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Archie Ramsey

Archie Ramsey was born on a farm near Lone Rock.  His father had created a home there in the 1930’s after moving from Scotland to California and then looking for work further north.  There were plenty of people doing the same at that time.    An allergy to grain dust rendered Archie unable to farm so he pursued a career in the oil patch.  He began cleaning tanks and doing other varied maintenance tasks in the oil field near Marshall and Lone Rock and this led him to a job as a pumper for C & L Well Operators during the mid-1960’s.  C & L was a company started by Ted Collins and Danny Lorenz serving the areas of Lashburn, Maidstone, Kitscoty and East and South Epping    Archie commented that there were countless spills back then - some very large ones.  He guesses that even today if you knew the right place to look you could find some remaining effects of these spills that were not cleaned up. 

 Archie enjoyed attending the re-activation of Fargo #90, an event that took place on August 12, 2002.  He remembers another re-activation of a well near Blackfoot.  They found all sorts of tools down the hole that had been thrown in when the well was shut in.  This is not a common practice but is encountered occasionally to the annoyance of the party re-activating the well.

 The responsibilities of a pumper have decreased since Archie left the oil patch.  He remembers being responsible for all maintenance of the wells.  A pumper would be able to fix the motors, change the fire tubes as well as all the co-ordinating of oil haulers.  There were things that would be wrong that required other workers to come in with different equipment but for the most part, the pumper was responsible for production.  Today many of the tasks that pumpers used to complete themselves have been divided among various oil field service companies.  Archie says that the visits from engineers have remained quite the same as they were when he was pumping.  He recalls a time when he mentioned in passing to someone that an engine was knocking.  He entered the pumphouse the next day to see a man sitting on his haunches listening to the motor.  He had been there quite a while and finally said to Archie, “I give up.  You can probably tell the second you walk in the door, what is wrong with this engine and I’ve been sitting here way too long trying to figure it out.”  Keeping the same route for an extended period of time really let the pumper get to know his wells and problems could be diagnosed almost upon entering the site.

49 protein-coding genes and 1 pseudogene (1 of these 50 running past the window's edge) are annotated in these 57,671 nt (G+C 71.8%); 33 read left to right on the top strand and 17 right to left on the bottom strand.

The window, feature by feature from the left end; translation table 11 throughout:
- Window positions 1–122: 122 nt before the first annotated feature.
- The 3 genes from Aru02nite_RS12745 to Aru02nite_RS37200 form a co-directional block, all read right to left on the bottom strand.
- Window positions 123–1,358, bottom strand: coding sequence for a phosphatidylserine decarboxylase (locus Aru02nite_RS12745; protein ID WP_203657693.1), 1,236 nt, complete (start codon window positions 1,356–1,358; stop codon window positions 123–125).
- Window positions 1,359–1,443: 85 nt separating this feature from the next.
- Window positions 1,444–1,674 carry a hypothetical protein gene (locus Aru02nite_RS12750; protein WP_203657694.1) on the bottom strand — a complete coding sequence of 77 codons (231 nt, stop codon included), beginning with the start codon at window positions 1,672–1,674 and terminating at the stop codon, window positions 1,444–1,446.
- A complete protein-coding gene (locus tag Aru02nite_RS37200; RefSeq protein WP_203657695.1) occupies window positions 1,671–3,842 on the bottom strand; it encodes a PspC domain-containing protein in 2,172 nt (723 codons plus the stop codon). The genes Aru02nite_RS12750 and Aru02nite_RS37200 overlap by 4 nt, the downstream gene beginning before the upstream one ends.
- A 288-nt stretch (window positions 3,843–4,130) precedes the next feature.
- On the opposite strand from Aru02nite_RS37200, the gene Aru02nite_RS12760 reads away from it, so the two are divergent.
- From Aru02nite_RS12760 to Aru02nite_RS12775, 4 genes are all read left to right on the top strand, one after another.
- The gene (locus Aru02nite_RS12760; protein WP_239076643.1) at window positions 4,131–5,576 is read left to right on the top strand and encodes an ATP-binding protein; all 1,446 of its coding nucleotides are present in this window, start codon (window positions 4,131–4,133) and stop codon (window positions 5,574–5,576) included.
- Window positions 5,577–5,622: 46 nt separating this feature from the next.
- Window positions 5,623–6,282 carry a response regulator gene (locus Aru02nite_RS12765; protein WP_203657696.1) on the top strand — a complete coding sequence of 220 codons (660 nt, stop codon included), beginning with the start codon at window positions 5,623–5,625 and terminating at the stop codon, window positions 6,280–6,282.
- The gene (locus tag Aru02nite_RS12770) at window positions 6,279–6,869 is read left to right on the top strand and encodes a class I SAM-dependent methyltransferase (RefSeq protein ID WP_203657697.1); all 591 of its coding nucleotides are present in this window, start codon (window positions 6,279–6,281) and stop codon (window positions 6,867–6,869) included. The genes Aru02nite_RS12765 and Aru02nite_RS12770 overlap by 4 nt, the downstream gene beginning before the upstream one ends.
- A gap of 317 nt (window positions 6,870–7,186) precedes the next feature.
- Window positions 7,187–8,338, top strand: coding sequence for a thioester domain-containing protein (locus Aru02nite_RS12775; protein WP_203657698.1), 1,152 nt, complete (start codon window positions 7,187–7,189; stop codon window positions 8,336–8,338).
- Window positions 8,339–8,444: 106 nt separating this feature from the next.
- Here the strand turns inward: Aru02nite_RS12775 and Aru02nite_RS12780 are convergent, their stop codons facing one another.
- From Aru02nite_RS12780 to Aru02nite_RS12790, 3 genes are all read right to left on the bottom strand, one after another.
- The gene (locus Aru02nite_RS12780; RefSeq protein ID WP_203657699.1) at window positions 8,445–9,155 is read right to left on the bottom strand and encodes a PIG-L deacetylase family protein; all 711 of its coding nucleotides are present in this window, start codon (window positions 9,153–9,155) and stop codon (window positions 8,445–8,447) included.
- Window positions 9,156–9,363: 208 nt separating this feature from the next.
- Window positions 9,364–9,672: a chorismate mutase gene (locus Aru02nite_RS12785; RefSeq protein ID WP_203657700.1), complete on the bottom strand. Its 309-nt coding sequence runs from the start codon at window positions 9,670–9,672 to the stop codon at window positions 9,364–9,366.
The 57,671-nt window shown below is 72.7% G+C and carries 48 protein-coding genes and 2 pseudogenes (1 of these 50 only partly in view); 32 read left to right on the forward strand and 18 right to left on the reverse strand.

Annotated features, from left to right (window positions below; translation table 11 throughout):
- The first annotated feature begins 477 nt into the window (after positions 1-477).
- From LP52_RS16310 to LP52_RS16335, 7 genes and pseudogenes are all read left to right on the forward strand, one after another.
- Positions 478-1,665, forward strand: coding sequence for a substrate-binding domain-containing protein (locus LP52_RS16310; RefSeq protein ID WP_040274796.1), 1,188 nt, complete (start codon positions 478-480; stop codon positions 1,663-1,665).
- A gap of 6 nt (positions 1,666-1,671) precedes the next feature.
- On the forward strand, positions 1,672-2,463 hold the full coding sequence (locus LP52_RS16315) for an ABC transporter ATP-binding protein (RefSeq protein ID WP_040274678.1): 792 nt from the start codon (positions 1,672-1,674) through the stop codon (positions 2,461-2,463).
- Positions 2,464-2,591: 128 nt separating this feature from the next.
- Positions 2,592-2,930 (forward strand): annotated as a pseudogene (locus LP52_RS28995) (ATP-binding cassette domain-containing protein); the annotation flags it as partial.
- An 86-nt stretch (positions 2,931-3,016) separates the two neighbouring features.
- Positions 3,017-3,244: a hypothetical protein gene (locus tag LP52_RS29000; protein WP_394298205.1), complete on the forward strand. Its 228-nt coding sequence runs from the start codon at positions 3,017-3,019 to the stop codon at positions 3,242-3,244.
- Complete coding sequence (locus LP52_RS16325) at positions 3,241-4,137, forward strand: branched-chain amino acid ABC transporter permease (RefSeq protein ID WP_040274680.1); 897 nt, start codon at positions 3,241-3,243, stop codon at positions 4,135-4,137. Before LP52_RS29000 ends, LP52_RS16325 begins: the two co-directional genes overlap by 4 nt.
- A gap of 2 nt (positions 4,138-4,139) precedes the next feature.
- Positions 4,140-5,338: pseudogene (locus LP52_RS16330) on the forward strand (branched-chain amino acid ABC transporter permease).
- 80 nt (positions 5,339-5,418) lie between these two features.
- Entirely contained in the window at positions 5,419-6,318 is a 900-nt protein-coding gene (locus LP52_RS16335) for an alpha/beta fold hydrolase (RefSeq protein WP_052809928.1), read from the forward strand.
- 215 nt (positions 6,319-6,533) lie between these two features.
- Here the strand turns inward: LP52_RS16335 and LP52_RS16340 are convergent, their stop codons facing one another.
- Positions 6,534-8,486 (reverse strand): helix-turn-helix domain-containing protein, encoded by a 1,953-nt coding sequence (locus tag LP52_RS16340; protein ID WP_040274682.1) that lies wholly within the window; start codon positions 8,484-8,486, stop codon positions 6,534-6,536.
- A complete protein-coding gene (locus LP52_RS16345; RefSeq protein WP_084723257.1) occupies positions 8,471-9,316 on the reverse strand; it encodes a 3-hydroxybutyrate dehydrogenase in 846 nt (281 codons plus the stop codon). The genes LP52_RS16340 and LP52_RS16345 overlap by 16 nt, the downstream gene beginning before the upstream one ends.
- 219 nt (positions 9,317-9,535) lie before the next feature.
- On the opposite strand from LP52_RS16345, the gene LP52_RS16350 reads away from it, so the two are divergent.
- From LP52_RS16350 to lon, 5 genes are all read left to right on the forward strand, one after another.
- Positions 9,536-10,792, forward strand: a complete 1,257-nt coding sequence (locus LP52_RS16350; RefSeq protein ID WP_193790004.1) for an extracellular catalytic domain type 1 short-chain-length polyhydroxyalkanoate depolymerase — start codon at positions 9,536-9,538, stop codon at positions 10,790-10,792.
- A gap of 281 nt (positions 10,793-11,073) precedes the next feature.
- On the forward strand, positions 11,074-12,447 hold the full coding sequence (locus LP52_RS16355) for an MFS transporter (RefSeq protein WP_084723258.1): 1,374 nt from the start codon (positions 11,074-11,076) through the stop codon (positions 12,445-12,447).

After three years of pumping wells for C & L he decided to take a break from the oil patch and took a job at the Prince Charles Hotel.  The smoke in the lounge made this work too difficult for Archie so he took a job fixing bottom hole pumps.

 The final stretch of Archie’s career took place at the Borradaile Home Oil Battery.  During the 1980’s Archie worked as a battery operator there.  He remembers battery operation being less automated than today because of the absence of computers.  Any data that was sent to head office went on a sheet that was sent at the end of the week.


 Archie was involved in an explosion while he was working for C & L that could have easily taken his life.  It was early December and all the wells in a section had been ordered to be shut-in.  Five days later they were told to start the wells back up and start producing.  Archie and Danny Lorenz were having trouble with one motor.  Archie pulled out a spark plug to test it and the small spark caused a huge explosion.  Archie and Danny were blown out of the pump house with their undershirts and hair on fire.  They were able to drive themselves to the hospital, however they were surprised when the doctor told them they would have to stay.  Danny’s wife arrived at the hospital and asked Archie where her husband was, not recognizing him all wrapped up sitting next to Archie.  They had to stay for 5 nights and were allowed to go home for Christmas day.